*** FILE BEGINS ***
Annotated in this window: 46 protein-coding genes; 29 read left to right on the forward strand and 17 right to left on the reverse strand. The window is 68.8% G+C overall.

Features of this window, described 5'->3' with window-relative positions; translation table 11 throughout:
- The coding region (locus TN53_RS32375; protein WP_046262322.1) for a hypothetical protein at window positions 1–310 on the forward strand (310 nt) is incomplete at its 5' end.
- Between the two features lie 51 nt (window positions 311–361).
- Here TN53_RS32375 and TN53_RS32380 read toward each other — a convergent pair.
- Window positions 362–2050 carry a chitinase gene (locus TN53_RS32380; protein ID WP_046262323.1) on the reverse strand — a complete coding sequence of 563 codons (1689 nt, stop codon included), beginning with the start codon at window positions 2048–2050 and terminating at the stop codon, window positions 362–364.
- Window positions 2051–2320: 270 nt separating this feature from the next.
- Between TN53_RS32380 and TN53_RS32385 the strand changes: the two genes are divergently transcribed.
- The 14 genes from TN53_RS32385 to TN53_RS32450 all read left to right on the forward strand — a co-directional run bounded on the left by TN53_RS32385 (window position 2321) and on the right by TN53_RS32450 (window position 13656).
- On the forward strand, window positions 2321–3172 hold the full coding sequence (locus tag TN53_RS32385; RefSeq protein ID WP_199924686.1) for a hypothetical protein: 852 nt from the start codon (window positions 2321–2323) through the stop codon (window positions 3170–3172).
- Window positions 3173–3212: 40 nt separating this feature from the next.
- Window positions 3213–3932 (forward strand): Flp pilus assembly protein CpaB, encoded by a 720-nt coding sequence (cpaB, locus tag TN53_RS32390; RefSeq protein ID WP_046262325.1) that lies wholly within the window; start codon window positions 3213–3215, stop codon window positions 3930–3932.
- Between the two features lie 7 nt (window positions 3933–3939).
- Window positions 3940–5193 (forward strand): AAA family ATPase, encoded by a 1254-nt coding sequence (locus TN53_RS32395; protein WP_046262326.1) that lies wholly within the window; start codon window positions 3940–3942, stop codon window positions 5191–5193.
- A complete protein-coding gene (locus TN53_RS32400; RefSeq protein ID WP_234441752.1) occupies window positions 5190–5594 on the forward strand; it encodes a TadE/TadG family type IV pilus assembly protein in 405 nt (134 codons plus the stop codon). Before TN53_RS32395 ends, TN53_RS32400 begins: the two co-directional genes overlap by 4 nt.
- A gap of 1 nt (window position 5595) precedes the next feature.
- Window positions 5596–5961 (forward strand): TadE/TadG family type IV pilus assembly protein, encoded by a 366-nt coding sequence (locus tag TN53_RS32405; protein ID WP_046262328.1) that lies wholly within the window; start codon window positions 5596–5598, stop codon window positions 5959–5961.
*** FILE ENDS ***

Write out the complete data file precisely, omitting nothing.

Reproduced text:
Annotated in this window: 46 protein-coding genes; 29 read left to right on the forward strand and 17 right to left on the reverse strand. The window is 68.8% G+C overall.

Features of this window, described 5'->3' with window-relative positions; translation table 11 throughout:
- The coding region (locus TN53_RS32375; protein WP_046262322.1) for a hypothetical protein at window positions 1–310 on the forward strand (310 nt) is incomplete at its 5' end.
- Between the two features lie 51 nt (window positions 311–361).
- Here TN53_RS32375 and TN53_RS32380 read toward each other — a convergent pair.
- Window positions 362–2050 carry a chitinase gene (locus TN53_RS32380; protein ID WP_046262323.1) on the reverse strand — a complete coding sequence of 563 codons (1689 nt, stop codon included), beginning with the start codon at window positions 2048–2050 and terminating at the stop codon, window positions 362–364.
- Window positions 2051–2320: 270 nt separating this feature from the next.
- Between TN53_RS32380 and TN53_RS32385 the strand changes: the two genes are divergently transcribed.
- The 14 genes from TN53_RS32385 to TN53_RS32450 all read left to right on the forward strand — a co-directional run bounded on the left by TN53_RS32385 (window position 2321) and on the right by TN53_RS32450 (window position 13656).
- On the forward strand, window positions 2321–3172 hold the full coding sequence (locus tag TN53_RS32385; RefSeq protein ID WP_199924686.1) for a hypothetical protein: 852 nt from the start codon (window positions 2321–2323) through the stop codon (window positions 3170–3172).
- Window positions 3173–3212: 40 nt separating this feature from the next.
- Window positions 3213–3932 (forward strand): Flp pilus assembly protein CpaB, encoded by a 720-nt coding sequence (cpaB, locus tag TN53_RS32390; RefSeq protein ID WP_046262325.1) that lies wholly within the window; start codon window positions 3213–3215, stop codon window positions 3930–3932.
- Between the two features lie 7 nt (window positions 3933–3939).
- Window positions 3940–5193 (forward strand): AAA family ATPase, encoded by a 1254-nt coding sequence (locus TN53_RS32395; protein WP_046262326.1) that lies wholly within the window; start codon window positions 3940–3942, stop codon window positions 5191–5193.
- A complete protein-coding gene (locus TN53_RS32400; RefSeq protein ID WP_234441752.1) occupies window positions 5190–5594 on the forward strand; it encodes a TadE/TadG family type IV pilus assembly protein in 405 nt (134 codons plus the stop codon). Before TN53_RS32395 ends, TN53_RS32400 begins: the two co-directional genes overlap by 4 nt.
- A gap of 1 nt (window position 5595) precedes the next feature.
- Window positions 5596–5961 (forward strand): TadE/TadG family type IV pilus assembly protein, encoded by a 366-nt coding sequence (locus tag TN53_RS32405; protein ID WP_046262328.1) that lies wholly within the window; start codon window positions 5596–5598, stop codon window positions 5959–5961.